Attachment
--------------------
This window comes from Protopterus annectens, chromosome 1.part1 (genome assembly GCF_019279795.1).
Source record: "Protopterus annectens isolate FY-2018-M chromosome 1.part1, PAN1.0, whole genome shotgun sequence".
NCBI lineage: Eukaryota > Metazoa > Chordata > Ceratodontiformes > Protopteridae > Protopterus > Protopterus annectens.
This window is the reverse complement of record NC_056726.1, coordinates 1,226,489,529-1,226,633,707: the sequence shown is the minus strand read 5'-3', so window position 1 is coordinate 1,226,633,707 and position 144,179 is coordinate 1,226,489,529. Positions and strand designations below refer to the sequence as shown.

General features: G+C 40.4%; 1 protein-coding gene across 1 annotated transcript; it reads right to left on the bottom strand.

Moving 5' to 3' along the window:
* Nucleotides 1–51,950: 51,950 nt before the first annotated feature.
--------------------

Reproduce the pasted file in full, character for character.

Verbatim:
This window comes from Protopterus annectens, chromosome 1.part1 (genome assembly GCF_019279795.1).
Source record: "Protopterus annectens isolate FY-2018-M chromosome 1.part1, PAN1.0, whole genome shotgun sequence".
NCBI lineage: Eukaryota > Metazoa > Chordata > Ceratodontiformes > Protopteridae > Protopterus > Protopterus annectens.
This window is the reverse complement of record NC_056726.1, coordinates 1,226,489,529-1,226,633,707: the sequence shown is the minus strand read 5'-3', so window position 1 is coordinate 1,226,633,707 and position 144,179 is coordinate 1,226,489,529. Positions and strand designations below refer to the sequence as shown.

General features: G+C 40.4%; 1 protein-coding gene across 1 annotated transcript; it reads right to left on the bottom strand.

Moving 5' to 3' along the window:
* Nucleotides 1–51,950: 51,950 nt before the first annotated feature.